Last Updated on July 13, 2022 by Atiqa Chauhdary
We spend decades of our lives saving for retirement and hoping that we have enough money to get us through our golden years. And while planning for retirement is crucial, knowing how to manage your money in retirement is equally as important.
From where to invest to how to take withdrawals from your retirement accounts, here are seven ways to manage your money after you retire.
1. Keep a Close Eye on Your Investments
As a retiree, preserving the money you have is more important than trying to make your money grow more.
When you’re young you can afford to make risky investments because there’s more time to endure market dips and rebounds. The older you get, the more important it is to safeguard your existing money in stable accounts.
To protect yourself from market crashes and fluctuations, consider shifting some of your funds out of risky stock investments and into safer investment vehicles, such as bonds.
2. Be Aware of Required Minimum Distributions
As soon as you hit age 72, the IRS requires that you start taking withdrawals from defined contribution plans such as IRAs, and can my 401k be garnished? If those accounts were funded with tax-deductible income, you’ll have to pay taxes on them when you make withdrawals.
Some retirees would prefer not to take those distributions so they don’t have to pay the taxes. That is not an option.
There are penalties for not taking RMDs, so make sure you take those withdrawals as required.
3. Determine Your Safe Withdrawal Rate
No matter how much money you have saved for retirement, the goal is to make it last until your final days. Before you make any withdrawals from your retirement accounts, calculate your safe withdrawal rate.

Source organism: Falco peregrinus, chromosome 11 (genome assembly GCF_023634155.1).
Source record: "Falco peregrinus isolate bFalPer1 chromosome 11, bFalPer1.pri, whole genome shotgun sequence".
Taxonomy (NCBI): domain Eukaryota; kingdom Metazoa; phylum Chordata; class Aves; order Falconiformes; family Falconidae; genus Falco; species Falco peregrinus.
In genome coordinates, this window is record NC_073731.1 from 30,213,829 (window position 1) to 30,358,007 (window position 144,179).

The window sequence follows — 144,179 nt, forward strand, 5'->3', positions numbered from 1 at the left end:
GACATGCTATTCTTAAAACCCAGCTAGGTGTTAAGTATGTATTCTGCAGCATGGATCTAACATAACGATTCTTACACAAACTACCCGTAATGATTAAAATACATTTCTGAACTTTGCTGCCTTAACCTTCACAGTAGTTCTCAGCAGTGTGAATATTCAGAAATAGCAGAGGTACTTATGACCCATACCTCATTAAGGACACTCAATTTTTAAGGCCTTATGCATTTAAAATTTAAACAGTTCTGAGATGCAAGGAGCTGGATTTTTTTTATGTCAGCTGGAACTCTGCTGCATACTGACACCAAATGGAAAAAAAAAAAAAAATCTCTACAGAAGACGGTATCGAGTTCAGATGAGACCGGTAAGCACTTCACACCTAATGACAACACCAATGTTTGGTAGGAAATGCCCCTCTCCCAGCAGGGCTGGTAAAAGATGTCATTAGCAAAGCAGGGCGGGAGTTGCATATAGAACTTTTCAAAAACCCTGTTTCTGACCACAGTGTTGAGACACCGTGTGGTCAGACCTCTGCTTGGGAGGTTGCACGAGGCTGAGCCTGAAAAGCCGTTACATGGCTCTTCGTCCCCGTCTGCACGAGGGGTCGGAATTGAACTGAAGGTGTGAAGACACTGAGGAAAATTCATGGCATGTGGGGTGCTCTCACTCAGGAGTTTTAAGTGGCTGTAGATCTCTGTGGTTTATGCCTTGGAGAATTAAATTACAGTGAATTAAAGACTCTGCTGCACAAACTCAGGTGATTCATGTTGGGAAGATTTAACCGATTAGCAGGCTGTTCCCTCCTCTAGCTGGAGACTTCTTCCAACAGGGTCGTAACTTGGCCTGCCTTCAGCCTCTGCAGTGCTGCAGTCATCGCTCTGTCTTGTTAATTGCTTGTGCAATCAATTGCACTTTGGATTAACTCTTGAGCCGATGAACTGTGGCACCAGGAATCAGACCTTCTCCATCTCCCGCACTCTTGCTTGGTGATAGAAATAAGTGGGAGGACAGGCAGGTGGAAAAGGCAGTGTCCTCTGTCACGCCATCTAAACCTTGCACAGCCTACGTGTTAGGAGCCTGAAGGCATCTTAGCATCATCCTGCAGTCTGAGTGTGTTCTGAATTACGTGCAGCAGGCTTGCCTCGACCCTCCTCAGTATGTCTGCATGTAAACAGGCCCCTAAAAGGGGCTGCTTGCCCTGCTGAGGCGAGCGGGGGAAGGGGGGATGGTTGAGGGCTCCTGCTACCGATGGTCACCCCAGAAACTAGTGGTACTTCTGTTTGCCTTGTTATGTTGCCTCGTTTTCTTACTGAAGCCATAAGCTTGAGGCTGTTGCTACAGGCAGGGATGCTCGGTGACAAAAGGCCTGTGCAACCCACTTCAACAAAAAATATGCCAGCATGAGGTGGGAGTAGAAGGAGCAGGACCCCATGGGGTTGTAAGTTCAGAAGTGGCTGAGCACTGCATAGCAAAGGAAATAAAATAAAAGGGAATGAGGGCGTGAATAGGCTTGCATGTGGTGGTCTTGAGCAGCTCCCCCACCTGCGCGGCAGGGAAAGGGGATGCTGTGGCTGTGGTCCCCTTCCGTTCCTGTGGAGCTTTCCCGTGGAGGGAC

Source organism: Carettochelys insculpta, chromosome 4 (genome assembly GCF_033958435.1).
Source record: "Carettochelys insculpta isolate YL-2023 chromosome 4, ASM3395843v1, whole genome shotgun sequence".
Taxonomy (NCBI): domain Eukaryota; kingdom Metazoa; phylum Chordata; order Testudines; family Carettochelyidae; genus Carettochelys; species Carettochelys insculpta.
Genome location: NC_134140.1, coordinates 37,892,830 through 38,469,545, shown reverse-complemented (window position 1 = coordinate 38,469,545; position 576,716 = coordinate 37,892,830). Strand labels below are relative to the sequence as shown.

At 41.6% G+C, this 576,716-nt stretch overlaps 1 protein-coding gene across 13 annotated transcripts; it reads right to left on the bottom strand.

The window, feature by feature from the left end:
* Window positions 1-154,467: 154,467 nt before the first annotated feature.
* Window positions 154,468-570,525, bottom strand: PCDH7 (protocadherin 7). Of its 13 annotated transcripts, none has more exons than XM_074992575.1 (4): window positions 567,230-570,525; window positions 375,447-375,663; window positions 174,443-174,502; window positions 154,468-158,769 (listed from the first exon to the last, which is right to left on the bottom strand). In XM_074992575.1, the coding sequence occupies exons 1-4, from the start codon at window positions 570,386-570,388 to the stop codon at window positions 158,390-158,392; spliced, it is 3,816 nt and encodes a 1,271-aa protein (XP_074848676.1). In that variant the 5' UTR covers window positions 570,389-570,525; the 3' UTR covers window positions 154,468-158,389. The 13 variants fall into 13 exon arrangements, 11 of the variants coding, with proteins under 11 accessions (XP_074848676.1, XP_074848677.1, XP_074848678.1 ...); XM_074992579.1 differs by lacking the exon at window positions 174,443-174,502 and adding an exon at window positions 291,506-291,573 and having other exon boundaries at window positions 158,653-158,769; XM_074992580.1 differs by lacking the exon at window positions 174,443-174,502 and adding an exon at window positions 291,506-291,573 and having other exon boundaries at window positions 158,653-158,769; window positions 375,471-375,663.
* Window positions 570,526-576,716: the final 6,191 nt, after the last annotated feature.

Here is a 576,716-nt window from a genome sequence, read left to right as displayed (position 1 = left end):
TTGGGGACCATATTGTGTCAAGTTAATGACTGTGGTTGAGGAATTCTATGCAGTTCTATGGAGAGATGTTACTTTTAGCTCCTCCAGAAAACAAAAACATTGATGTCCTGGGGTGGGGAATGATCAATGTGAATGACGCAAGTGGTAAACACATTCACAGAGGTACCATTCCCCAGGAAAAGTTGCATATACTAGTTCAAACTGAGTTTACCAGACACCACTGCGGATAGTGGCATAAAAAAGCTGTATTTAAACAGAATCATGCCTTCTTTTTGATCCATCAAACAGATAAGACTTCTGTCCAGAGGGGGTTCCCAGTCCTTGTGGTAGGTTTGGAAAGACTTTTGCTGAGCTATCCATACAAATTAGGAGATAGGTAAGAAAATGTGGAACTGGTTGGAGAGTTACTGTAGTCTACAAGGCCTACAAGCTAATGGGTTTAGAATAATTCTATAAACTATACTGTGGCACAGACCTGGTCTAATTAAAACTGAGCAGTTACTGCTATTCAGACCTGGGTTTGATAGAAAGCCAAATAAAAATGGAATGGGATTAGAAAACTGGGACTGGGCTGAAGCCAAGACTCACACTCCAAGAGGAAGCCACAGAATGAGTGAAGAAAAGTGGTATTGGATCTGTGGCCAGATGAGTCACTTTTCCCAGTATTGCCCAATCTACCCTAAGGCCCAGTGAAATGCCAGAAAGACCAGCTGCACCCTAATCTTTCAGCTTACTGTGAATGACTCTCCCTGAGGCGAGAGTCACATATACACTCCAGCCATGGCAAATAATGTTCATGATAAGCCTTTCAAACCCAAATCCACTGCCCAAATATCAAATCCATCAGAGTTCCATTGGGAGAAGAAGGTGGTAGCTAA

Your safe withdrawal rate is the % of your savings that you can withdraw every year and still have enough to last through your lifetime, based on your life expectancy and any health conditions you may have.
To calculate your safe withdrawal rate, divide your expected annual withdrawal amount by the total amount you have saved. While there is no “exact” withdrawal rate that works for everyone, for most retirees, 3-4% is the sweet spot.
4. Create a Fixed Spending Plan
In addition to creating a budget, create a spending plan to account for all the fun things you want to do in retirement. Doing this at the start of your retirement can help you limit your spending and help to ensure that you’ll have some fun money to play with for the duration of your days.
5. Wait as Long as You Can To Start Collecting Social Security
It can be tempting to want to start collecting Social Security benefits as soon as you hit age 62. But if you wait until you hit your full retirement age, you can collect more each month from SSA.
The more you collect from the Social Security Administration each month, the more cash flow you’ll have and the bigger your budget and spending plan can be.
6. Consider Reducing Your Insurance Coverage
Certain insurance policies, such as cash value life insurance plans and disability insurance plans, are two affordable ways to safeguard your assets, guarantee your future income, and provide financial protection for yourself and your family.
If you’re only a year or two away from retirement, consider dropping your disability insurance. Because it’s designed to protect future income, it’s not necessary if there’s very little future income to be earned.
As for life insurance, if your children are grown and financially independent, you may want to consider lowering your insurance coverage or only maintaining a final expense policy.
The main purpose of life insurance is to provide financial protection for your dependents when you die. If no one is reliant on you financially, you can save money by lowering your life insurance coverage and lowering your monthly premiums.
7. Take Advantage of Credit Card Rewards
There will always be bills to pay, and while it may seem logical to make payments from your checking account, you can save a bit of money by paying for your bills with a credit card that gives cash back rewards.
Just be sure to pay off that credit card right away, otherwise interest will accrue and those bills will end up costing you even more.
Before you can worry about how to manage your money after you retire you need to make sure that you have money saved when you retire. No matter what stage you’re at in your career, it’s never too early or too late to start saving and planning for the future.
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